2003 Seattle Annual Meeting (November 2–5, 2003)

Paper No. 8
Presentation Time: 1:30 PM-5:30 PM


STOTLER, Randy L.1, FRAPE, Shaun K.2, RUSKEENIEMI, Timo3, AHONEN, Lasse3, BLOMQVIST, Runar3, DEGNAN, Paul4, JENSEN, Mark5, LEHTO, Kimmo6, MORÉN, Lena7 and SNELLMAN, Margit8, (1)Earth Sciences, Univ of Waterloo, Waterloo, ON N2L 3G1, Canada, (2)Earth Sciences, Univ of Waterloo, Waterloo, ON N2L 3G1, (3)Geol Survey of Finland, SF-02150, Espoo, Finland, (4)UK Nirex Ltd, Curie Avenue, Harwell, Didcot, OX11 0RH, United Kingdom, (5)Ontario Power Generation, Toronto, ON, Canada, (6)Posiva Oy, Olkiluoto, Finland, (7)Swedish Nuclear Fuel and Waste Managment Co, Box 5864, Stockholm, S-102 40, Sweden, (8)Consulting Engineers Saanio & Riekkola, Helsinki, Finland, rlstotle@scimail.uwaterloo.ca

Changing environmental conditions on the surface of the earth can impact deep underground constructions. In order to predict the long-term performance of a geologic repository in Canada or northern Europe, the influence of periglacial and glacial conditions must be considered. This research strives to enhance the scientific basis for safety and performance assessment and to derive constrained permafrost scenarios relevant to the evolution of crystalline groundwater flow systems. Very little has been published regarding cryogenic processes and hydrogeology in crystalline rock under deep permafrost conditions. Thus, an objective of the field study is to make sure information obtained is transferable to a generic nuclear waste repository in a similar geologic environment.

The study was conducted at the Lupin mine in Nunavut Territory, Canada, where permafrost extends to 540 meters below ground surface (mbgs). Geologic and structural data was provided by the mining company. Satellite images, thermal conditions, and seismic surveys were utilized in structural interpretations of the site. Groundwater and gas samples were collected at various levels throughout the mine to a depth of 1130 mbgs. Many samples obtained from frozen levels of the mine were contaminated by Na-Cl brines used for drilling. Boreholes located directly under the permafrost indicate that an unsaturated zone or pockets of “dry permafrost,” may exist. It is currently too early to say whether this unsaturated zone is the result of 20 years of mine activities, limited recharge underneath permafrost, or a by-product of the freezing process.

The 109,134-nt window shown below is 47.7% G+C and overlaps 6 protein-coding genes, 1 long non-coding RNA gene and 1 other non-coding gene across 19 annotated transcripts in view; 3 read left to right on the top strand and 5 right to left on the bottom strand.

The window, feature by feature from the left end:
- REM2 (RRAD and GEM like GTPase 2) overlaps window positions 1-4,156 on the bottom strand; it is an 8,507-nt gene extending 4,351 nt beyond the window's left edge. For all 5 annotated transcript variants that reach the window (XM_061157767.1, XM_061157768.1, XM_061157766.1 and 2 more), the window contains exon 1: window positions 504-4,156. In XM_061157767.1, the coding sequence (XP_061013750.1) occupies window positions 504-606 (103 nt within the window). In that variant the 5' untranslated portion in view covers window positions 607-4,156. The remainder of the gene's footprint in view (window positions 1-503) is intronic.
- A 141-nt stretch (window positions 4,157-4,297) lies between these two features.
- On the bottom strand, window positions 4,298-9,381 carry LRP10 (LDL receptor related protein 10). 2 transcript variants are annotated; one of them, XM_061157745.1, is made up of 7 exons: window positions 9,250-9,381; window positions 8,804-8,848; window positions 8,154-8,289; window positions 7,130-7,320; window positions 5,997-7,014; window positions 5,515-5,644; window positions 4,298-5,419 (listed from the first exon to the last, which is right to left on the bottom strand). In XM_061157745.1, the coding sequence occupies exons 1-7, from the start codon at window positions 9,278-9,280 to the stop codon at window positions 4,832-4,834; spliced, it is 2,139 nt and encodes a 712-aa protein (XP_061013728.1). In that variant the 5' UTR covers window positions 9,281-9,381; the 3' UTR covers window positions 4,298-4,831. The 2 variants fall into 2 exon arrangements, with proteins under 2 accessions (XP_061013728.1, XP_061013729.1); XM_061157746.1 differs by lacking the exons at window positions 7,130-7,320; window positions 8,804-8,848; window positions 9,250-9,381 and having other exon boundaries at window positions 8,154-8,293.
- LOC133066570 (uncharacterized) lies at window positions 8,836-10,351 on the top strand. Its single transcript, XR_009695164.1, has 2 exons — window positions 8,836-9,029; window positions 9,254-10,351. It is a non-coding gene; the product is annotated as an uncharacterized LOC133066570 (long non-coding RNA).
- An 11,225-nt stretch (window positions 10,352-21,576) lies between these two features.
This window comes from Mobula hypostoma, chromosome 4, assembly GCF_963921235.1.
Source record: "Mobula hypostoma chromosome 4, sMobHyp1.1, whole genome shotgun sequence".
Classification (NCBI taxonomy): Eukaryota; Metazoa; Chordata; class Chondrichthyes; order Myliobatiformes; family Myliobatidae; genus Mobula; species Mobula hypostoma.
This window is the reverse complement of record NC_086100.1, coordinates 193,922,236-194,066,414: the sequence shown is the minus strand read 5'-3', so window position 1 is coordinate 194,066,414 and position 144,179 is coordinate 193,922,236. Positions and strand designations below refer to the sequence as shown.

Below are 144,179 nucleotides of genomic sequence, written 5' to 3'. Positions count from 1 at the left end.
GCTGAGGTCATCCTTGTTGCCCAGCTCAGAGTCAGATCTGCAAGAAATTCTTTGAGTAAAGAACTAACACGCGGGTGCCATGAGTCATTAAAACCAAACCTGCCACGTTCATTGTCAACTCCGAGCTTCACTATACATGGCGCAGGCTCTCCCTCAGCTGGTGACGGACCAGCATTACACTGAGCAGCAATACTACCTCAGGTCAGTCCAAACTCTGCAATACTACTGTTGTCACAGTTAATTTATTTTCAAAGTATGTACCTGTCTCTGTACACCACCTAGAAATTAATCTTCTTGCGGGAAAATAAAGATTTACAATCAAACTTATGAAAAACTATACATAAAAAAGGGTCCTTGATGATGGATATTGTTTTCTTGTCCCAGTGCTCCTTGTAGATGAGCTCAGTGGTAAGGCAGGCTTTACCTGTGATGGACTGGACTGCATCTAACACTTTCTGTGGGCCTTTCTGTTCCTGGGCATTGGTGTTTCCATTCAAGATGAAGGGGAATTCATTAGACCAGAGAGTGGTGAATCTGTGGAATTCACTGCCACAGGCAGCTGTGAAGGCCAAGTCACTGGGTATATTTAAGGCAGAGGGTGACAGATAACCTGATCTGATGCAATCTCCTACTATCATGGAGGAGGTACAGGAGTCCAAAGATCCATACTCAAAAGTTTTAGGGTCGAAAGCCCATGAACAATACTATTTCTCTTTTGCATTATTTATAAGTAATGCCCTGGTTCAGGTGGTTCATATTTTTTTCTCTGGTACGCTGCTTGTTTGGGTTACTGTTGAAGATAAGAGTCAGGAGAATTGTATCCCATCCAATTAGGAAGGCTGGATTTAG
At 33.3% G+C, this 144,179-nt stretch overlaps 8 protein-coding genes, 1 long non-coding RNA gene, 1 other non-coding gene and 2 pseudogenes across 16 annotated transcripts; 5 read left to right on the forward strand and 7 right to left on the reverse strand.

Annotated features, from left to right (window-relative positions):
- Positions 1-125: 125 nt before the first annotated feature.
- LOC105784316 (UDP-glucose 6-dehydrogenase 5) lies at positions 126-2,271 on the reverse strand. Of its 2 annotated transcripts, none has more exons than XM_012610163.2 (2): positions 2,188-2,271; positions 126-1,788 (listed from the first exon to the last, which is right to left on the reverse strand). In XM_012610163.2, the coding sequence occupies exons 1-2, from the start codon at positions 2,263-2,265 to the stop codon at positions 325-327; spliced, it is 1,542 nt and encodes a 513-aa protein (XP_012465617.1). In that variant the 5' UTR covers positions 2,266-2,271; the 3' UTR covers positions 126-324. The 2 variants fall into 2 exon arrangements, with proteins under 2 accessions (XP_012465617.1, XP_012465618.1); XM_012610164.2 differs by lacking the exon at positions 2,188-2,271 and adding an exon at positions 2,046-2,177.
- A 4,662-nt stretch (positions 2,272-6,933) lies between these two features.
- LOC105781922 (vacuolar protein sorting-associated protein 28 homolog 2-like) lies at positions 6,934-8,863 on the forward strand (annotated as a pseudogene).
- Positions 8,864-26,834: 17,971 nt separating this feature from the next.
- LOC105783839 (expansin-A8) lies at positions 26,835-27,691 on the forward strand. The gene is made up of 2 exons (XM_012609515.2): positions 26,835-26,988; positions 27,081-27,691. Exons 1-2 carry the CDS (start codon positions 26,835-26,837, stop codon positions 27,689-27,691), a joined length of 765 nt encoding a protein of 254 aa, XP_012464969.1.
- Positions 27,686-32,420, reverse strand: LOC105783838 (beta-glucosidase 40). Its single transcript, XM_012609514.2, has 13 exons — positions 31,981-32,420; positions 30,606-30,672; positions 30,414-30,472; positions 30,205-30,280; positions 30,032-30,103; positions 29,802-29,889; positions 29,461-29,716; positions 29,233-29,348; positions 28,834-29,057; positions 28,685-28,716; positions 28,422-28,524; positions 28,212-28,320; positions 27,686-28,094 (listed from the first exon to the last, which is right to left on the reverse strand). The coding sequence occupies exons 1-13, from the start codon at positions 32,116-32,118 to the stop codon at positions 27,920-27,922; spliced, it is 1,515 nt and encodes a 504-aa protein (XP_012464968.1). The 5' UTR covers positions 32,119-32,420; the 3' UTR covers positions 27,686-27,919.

Samples from deeper in the mine provide insight into chemistry of deep groundwaters below the permafrost. Waters range from brackish to saline, are Na-Cl dominant, and lack indication of contamination (high SO4, NO3, and tritium). Carbon isotope analyses of gases indicate an organic source of methane. Matrix fluid boreholes, leaching experiments, and analysis of chlorine isotopes are underway to determine sources and evolution of chloride in the system.